It would appear that the purposes of Rule 7-103 of the California Rules of Professional Conduct are to some extent similar to the purposes of Disciplinary Rule 7-104 of the Code of Professional Responsibility, in that both seem to be designed to prevent "overreaching". With respect to Rule 7-103, an important condition of its application is the clause "upon a subject of controversy"; and as to Disciplinary Rule 7-104 the condition is expressed as "the subject of representation." So far as the application of Rule 7-103 and Disciplinary Rule 7-104 are concerned, the issues presented by the hypothetical situation considered in this memorandum distill down to whether the lawyer is seeking to deal with his adversary "upon a subject of controversy" and whether this constitutes "overreaching".

The hypothetical situation seems analytically to present two general "subjects of controversy". The first one is the original lawsuit in which the attorney has obtained a judgment for his client, and the other is the purchase of the real property which was the subject of the original controversy. With respect to the first "subject of controversy" it would appear that this matter has been resolved by judgment. To the extent that collection of the judgment involves a subject of controversy, it is arguably a different subject of controversy from the original controversy in which the adverse party was represented by counsel. The opportunities for "overreaching" are less, and of a different nature as implied in ABA Informal Opinion 827 referred to hereinabove. Furthermore, the information obtained by the attorney in this case during the course of litigation would not appear to give the attorney any particular advantage in the execution of the judgment which has been assigned to him.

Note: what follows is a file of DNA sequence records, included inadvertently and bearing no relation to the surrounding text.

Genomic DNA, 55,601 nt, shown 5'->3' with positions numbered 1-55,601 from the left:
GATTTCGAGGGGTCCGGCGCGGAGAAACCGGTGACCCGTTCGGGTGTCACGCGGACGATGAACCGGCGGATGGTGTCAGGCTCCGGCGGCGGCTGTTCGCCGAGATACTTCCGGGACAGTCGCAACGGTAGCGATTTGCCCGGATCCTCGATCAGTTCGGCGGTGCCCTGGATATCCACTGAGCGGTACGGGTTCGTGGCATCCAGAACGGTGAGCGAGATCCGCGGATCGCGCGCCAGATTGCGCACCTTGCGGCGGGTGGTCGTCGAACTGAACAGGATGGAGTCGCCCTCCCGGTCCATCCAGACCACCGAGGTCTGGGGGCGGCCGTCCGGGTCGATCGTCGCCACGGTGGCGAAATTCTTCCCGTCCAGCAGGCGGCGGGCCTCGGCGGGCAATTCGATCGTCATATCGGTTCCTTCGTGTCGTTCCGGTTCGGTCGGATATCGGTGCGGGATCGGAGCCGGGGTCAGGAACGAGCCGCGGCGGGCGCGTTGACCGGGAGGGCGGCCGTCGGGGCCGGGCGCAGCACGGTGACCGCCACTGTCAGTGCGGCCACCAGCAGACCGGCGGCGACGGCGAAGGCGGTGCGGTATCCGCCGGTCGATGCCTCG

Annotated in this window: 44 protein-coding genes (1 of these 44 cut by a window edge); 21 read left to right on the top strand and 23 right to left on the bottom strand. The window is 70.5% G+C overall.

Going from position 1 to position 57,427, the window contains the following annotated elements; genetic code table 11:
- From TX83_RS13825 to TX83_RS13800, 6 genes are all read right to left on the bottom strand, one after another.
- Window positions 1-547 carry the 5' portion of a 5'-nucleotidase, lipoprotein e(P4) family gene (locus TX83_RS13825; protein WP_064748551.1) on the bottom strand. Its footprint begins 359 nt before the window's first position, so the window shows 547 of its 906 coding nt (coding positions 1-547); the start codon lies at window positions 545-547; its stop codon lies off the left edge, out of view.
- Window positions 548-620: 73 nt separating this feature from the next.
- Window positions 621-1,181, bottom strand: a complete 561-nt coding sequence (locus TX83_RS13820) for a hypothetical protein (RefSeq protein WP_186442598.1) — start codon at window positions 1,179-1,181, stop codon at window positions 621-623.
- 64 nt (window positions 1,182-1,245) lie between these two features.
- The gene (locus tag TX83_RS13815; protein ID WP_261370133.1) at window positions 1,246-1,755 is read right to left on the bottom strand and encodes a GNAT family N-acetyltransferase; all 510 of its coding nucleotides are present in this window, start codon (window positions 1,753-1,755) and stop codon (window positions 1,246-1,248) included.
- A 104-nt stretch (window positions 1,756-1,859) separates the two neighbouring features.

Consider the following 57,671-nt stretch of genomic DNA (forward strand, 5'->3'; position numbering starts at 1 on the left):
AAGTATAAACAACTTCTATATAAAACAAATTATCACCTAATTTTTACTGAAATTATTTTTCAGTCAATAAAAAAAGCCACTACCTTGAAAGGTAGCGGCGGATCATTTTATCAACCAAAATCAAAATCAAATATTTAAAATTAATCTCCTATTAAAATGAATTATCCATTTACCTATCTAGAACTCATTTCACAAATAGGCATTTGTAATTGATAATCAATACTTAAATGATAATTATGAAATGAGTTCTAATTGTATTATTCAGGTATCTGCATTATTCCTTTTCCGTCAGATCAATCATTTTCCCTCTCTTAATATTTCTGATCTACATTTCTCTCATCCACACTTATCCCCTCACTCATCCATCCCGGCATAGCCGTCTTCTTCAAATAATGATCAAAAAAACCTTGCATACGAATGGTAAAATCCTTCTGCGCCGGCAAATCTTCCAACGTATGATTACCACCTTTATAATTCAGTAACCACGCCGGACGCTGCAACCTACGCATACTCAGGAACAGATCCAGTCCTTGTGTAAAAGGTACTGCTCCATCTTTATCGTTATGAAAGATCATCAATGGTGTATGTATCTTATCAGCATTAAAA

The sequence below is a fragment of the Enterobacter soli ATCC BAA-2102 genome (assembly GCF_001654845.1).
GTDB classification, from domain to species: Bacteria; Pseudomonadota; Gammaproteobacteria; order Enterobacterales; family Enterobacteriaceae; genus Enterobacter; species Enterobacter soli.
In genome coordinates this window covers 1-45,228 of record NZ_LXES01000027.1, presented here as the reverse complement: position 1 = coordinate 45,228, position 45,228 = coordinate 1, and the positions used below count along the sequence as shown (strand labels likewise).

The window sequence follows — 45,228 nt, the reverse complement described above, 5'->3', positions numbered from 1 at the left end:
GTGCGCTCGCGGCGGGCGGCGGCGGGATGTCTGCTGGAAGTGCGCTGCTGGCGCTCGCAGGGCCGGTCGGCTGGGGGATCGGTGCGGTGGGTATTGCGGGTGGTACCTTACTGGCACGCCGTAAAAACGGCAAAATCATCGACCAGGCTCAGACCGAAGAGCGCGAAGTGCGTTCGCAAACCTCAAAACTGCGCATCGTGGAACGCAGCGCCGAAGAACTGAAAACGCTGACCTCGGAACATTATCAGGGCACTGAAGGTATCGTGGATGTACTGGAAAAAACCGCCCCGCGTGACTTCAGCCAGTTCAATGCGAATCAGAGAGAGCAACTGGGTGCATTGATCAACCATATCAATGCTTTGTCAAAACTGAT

With respect to the second general "subject of controversy"--that is the purchase of property--this does not appear to be the type of controversy referred to in Rule 7-103, but is merely the type of adversary situation that any two parties seeking to contract with one another would find themselves in. Furthermore, as to this second "subject of controversy" it seems clear that the adverse party has not been represented by counsel, and therefore Rule 7-103 would not apply literally to this situation. While the information received by the attorney during the course of litigation may put the attorney in a better position to negotiate for the purchase of the property, the information could probably have been obtained by any potential purchaser sufficiently diligent to do the research. In any event, it seems difficult to characterize the use of this information by the attorney negotiating for the purchase of property of the adverse party as "overreaching" because it is information which legitimately should be considered to affect the value of the property, in the supply and demand approach to evaluation.

Whether Canon 4 of the Code of Professional Responsibility has any application in this case might depend to some degree upon the source of the information which the attorney received. However, the information received by the attorney in this case is not likely to be confidential information and is most certainly known by the adverse party who is the owner of the property up for sale unsuccessfully. In any event, this issue concerns the relationship of the attorney to his original client and the hypothetical does not present sufficient information to fully resolve this issue.

With respect to Rule 5-101 of the California State Bar Rules of Professional Conduct, this memorandum offers no opinion regarding the transaction whereby the lawyer took an assignment from his client of his claim against the adverse party since there are insufficient facts to render such an opinion.

The committee believes that although the attorney is not required to contact the attorney for the former adverse party and obtain his consent to the negotiations, he should do so as a matter of professional courtesy and as a demonstration of good faith.

This opinion is advisory only and is not binding upon the State Bar, the Board of Governors, its agents or employees.


Disclaimer: This opinion was issued by the Legal Ethics Committee of the San Diego County Bar Association. It is advisory only and is not binding upon any member of the SDCBA, any other member of the State Bar of California, the State Bar of California or its Board of Governors, or any persons or tribunals charged with regulatory responsibilities. The SDCBA, its officers, directors, agents, and the Legal Ethics Committee members assume no responsibility or liability in rendering this opinion.